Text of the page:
of public standard newsgroups to begin with. This list can be obtained from
the same FTP server by downloading the files active.gz and newsgroups.gz from You can create your own active and
newsgroups files by retaining a subset of the entries in these two files.
Both these are ASCII text files.

Getting the sources from our server will not obviate the need to get the
latest versions of these files from We do not (yet) maintain an
up-to-date copy of these files on our server, and we will add no value to the
original by just mirroring them.

4.2. Compiling and installing

For installing, first make sure you have an entry for a user called news in
your /etc/password file. This is setting the news-database owner to news. Now
download the source from us and untar it in the home directory of news. This
creates two main directories viz. c-news and nntp. To install and compile,
run the script as root in the directory that contains the script. It
is important that the script run as root as it sets ownerships, installs and
compiles the source as user news. This is a one-step process that puts in
place both the C-News and the NNTP software, setting correct permissions and
paths. Following is a brief description of what does:

��*�Checks for the OS platform and exits if it is not Linux.
��*�Again, exits if you are not running as root.
��*�Looks for and exits if cannot find the above two directories.
��*�Compiles C-News and performs regression tests if the compilation was
    successfull. Sends out a warning to read the error file make.out.r and to
    fix 'em. Compilation erros are written to a file called make.out.  
��*�Performs the above operation in the nntp directory, too.
��*�Checks for the presence of the three key directories: $NEWSARTS - (/var/
    spool/news) that houses the artciles, $NEWSCTL -(/var/lib/news) that
    contain configuration, log and status files and $NEWSBIN - (/usr/lib/
    newsbin) that contain binaries and executables for the working of the
    Usenet News system. Tries to create them if non-existent and exits if it
    results in failure.
��*�Changes the ownership of these directories to This is
    important since the entire Usenet News System runs as user news. It will
    not function properly as any other user.
��*�Then starts the installation process of C News. It runs make install to
    install binaries at the right locations; make setup to set the correct
    paths and umask, create directories for newsgroups, determine who will
    receive reports; make ui to set up inews and injnews and make
    readpostcheck to use readnews, postnews and checknews scripts provided by
    C News. The errors, if any are to be found in the respective make.out
    files. e.g. make.setup will write errors to make.out.setup
��*�Newsspool, which queues incoming batches in $NEWSARTS/in.coming directory
    should run as set-userid and set-groupid. This is done.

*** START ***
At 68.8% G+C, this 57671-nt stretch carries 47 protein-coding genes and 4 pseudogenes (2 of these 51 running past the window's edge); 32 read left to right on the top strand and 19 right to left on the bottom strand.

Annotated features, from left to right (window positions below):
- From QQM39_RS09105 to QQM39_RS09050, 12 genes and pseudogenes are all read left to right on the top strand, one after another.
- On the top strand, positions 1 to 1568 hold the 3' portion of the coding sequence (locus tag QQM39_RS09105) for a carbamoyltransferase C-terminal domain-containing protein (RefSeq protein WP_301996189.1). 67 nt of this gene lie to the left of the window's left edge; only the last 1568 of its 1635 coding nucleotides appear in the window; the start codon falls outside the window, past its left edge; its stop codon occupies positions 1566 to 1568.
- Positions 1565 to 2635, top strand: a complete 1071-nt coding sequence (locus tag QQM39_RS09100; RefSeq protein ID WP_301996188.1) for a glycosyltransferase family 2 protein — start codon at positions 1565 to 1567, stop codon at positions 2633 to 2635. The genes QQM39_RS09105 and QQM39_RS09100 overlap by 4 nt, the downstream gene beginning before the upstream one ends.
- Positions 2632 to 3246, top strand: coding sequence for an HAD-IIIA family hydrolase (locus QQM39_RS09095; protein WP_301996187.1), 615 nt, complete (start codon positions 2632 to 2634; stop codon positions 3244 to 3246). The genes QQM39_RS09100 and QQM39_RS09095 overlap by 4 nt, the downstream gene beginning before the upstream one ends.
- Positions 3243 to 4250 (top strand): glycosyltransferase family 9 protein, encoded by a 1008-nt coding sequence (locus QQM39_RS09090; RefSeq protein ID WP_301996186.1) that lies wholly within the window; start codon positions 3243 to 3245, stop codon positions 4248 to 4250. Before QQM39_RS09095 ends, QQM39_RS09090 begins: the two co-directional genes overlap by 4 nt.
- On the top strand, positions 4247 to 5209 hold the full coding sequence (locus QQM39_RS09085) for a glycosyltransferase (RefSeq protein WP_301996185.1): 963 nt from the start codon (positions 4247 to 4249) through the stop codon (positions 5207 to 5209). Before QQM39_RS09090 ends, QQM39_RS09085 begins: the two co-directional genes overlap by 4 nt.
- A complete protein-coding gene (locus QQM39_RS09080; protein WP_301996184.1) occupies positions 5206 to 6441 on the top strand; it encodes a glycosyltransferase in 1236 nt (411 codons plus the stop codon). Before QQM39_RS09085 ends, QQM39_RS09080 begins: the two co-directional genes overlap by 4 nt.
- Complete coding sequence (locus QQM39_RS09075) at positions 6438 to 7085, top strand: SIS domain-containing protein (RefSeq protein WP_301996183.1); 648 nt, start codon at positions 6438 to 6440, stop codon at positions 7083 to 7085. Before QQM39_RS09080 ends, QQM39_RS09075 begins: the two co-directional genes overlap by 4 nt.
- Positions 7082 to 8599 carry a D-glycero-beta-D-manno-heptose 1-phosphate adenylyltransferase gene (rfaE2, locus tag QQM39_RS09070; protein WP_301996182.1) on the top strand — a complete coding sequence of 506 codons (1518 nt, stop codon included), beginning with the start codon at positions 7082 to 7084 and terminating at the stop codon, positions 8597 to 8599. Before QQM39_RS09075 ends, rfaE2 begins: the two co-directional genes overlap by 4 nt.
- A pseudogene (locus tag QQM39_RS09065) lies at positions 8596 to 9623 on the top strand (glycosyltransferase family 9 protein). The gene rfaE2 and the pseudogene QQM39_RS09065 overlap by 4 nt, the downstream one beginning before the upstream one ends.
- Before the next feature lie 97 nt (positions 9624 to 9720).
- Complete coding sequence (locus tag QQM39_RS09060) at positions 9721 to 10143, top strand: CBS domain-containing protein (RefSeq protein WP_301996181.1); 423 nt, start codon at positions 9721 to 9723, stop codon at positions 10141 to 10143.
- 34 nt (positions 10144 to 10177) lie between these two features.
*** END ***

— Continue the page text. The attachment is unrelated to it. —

��*�A softlink is made to /var/lib/news from /usr/lib/news.
��*�The NNTP software is installed.
��*�Sets up the manpages for C News and makes it world readable. The NNTP
    manpages get installed when the software is installed. Compiles the C
    News documentation and makes it readable and available in /usr/
    doc/packages/news or /usr/doc/news.
��*�Checks for the PGP binary and asks the administrator to get it, if not

4.3. Configuring the system: What and how to configure files?

Once installed, you have to now configure the system to accept feeds and
batch them for your neighbours. You will have to do the following:

��*�nntpd: Copy the compiled nntpd into a directory where executables are
    kept and activate it. It runs on port 119 as a daemon through inetd
    unless you have compiled it as stand-alone. An entry in the /etc/services
    file for nntp would look like this:
    |nntp    119/tcp    \# Network News Transfer Protocol           |
    An entry in the inetd.conf file will be:
    | nntp    stream    tcp    nowait   news    path-to-tcpd  path-to-nntpd |
    The last two fields in the inetd.conf file are paths to binaries of the
    tcp and the nntp daemon respectively.
��*�Configuring control files: There are plenty of control files in $NEWSCTL
    that will need to be configured before you can start using the news
    system. The files mentioned here are also discussed in the first section
    of the section titled "Components of a running system>". These control
    files are dealt in detail in the following below.
    ��+�sys: One line per system/NDN listing all the newsgroup hierarchies
        each system subscribes to. Each line is prefixed with the system name
        and the one beginning with
        |ME:                                                         |
        indicates what your server is willing to receive. Following are
        typical entries that go into this file:
        |ME:comp,news,misc,netscape                                  |